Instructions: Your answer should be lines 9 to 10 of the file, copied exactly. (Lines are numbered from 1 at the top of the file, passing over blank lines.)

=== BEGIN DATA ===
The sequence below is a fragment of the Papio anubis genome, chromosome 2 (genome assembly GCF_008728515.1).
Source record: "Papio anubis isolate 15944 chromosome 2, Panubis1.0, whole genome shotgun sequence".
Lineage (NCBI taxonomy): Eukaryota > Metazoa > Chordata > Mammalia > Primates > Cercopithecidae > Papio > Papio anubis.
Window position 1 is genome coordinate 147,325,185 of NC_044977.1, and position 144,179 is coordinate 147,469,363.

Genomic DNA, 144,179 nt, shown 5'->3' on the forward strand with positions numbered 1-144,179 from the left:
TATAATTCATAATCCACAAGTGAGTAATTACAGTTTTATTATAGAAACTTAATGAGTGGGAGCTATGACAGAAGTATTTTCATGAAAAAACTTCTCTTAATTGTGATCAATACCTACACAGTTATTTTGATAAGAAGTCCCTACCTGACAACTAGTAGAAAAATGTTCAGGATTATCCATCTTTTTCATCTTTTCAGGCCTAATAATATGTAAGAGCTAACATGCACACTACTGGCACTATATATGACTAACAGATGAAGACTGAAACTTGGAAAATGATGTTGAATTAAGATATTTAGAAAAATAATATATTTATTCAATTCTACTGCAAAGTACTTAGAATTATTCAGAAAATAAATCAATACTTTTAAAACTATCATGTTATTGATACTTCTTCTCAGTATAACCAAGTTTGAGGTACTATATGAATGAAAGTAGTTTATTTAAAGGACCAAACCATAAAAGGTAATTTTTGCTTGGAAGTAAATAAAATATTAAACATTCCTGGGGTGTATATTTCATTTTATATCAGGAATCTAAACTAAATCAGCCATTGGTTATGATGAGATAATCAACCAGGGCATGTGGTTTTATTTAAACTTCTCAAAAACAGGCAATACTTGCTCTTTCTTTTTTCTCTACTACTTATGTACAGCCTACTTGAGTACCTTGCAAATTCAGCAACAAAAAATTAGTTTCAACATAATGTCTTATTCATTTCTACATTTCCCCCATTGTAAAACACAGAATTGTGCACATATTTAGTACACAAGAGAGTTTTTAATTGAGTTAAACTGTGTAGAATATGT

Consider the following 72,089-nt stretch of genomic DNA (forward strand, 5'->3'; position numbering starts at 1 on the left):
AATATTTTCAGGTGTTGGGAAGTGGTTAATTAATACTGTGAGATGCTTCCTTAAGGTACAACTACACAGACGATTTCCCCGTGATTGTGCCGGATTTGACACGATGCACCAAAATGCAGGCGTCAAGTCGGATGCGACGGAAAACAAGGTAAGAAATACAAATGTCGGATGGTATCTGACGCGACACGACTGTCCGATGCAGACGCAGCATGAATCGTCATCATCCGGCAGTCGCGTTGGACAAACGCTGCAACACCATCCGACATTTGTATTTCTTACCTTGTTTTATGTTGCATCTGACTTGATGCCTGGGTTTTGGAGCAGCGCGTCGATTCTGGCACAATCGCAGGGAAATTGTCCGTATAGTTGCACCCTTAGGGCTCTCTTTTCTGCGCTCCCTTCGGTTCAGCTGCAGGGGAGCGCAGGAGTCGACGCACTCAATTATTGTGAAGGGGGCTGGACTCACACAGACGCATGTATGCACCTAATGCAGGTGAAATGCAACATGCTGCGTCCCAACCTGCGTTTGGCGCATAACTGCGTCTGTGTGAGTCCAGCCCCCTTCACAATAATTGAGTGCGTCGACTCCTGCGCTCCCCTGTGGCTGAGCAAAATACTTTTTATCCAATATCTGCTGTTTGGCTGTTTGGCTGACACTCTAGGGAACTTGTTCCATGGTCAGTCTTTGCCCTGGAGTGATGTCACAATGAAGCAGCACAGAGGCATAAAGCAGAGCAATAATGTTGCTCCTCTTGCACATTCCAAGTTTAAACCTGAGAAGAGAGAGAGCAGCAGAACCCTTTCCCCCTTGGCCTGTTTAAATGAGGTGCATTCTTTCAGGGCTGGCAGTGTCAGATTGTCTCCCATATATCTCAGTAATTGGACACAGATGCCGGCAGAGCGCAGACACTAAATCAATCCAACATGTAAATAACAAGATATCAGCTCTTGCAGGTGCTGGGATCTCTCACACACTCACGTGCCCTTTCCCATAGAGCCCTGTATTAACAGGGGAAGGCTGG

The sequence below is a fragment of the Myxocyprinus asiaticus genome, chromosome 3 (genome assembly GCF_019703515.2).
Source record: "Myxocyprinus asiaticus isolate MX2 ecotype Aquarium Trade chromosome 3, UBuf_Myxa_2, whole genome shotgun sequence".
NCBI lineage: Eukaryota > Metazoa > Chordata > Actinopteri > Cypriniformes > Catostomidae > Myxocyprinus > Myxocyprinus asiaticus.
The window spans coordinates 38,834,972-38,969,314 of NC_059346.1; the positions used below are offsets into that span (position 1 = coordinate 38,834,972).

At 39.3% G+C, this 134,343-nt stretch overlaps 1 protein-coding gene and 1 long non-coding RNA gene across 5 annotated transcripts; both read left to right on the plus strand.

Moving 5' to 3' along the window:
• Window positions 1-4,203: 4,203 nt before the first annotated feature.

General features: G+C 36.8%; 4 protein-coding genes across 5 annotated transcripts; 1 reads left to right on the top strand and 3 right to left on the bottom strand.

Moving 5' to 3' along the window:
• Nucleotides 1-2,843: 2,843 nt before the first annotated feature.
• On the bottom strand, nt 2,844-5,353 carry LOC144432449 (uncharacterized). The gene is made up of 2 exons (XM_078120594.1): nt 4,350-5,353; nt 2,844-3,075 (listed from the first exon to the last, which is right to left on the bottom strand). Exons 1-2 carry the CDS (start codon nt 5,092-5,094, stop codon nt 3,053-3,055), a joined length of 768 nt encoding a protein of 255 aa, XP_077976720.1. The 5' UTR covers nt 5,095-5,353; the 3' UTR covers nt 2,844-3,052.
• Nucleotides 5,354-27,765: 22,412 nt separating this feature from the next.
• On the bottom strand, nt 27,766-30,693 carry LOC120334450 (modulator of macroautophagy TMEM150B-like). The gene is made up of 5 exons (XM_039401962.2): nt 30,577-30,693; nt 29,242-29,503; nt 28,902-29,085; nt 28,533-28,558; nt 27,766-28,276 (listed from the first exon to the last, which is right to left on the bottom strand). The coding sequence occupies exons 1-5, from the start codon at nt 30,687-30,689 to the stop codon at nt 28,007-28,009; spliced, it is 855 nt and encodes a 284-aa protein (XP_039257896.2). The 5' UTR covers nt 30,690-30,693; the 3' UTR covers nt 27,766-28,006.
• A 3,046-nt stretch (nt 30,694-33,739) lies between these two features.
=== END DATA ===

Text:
The sequence below is a fragment of the Myxocyprinus asiaticus genome, chromosome 3 (genome assembly GCF_019703515.2).
Source record: "Myxocyprinus asiaticus isolate MX2 ecotype Aquarium Trade chromosome 3, UBuf_Myxa_2, whole genome shotgun sequence".